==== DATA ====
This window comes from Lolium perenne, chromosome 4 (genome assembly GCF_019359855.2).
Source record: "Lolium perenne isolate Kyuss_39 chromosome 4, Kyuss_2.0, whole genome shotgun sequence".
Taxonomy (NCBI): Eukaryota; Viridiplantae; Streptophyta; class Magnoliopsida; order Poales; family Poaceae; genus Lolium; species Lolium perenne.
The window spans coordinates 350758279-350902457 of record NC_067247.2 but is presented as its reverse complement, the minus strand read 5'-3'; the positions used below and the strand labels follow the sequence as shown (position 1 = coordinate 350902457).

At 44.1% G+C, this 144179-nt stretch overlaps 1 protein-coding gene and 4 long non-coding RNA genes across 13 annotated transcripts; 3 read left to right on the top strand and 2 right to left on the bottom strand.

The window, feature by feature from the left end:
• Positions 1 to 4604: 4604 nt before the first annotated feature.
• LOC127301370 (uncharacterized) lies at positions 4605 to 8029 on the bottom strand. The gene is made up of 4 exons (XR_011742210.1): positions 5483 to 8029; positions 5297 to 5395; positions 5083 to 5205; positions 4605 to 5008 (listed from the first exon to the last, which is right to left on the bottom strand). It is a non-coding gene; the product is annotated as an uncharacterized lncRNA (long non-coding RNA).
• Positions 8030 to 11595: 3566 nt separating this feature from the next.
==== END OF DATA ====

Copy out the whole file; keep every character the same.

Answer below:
This window comes from Lolium perenne, chromosome 4 (genome assembly GCF_019359855.2).
Source record: "Lolium perenne isolate Kyuss_39 chromosome 4, Kyuss_2.0, whole genome shotgun sequence".
Taxonomy (NCBI): Eukaryota; Viridiplantae; Streptophyta; class Magnoliopsida; order Poales; family Poaceae; genus Lolium; species Lolium perenne.
The window spans coordinates 350758279-350902457 of record NC_067247.2 but is presented as its reverse complement, the minus strand read 5'-3'; the positions used below and the strand labels follow the sequence as shown (position 1 = coordinate 350902457).

At 44.1% G+C, this 144179-nt stretch overlaps 1 protein-coding gene and 4 long non-coding RNA genes across 13 annotated transcripts; 3 read left to right on the top strand and 2 right to left on the bottom strand.

The window, feature by feature from the left end:
• Positions 1 to 4604: 4604 nt before the first annotated feature.
• LOC127301370 (uncharacterized) lies at positions 4605 to 8029 on the bottom strand. The gene is made up of 4 exons (XR_011742210.1): positions 5483 to 8029; positions 5297 to 5395; positions 5083 to 5205; positions 4605 to 5008 (listed from the first exon to the last, which is right to left on the bottom strand). It is a non-coding gene; the product is annotated as an uncharacterized lncRNA (long non-coding RNA).
• Positions 8030 to 11595: 3566 nt separating this feature from the next.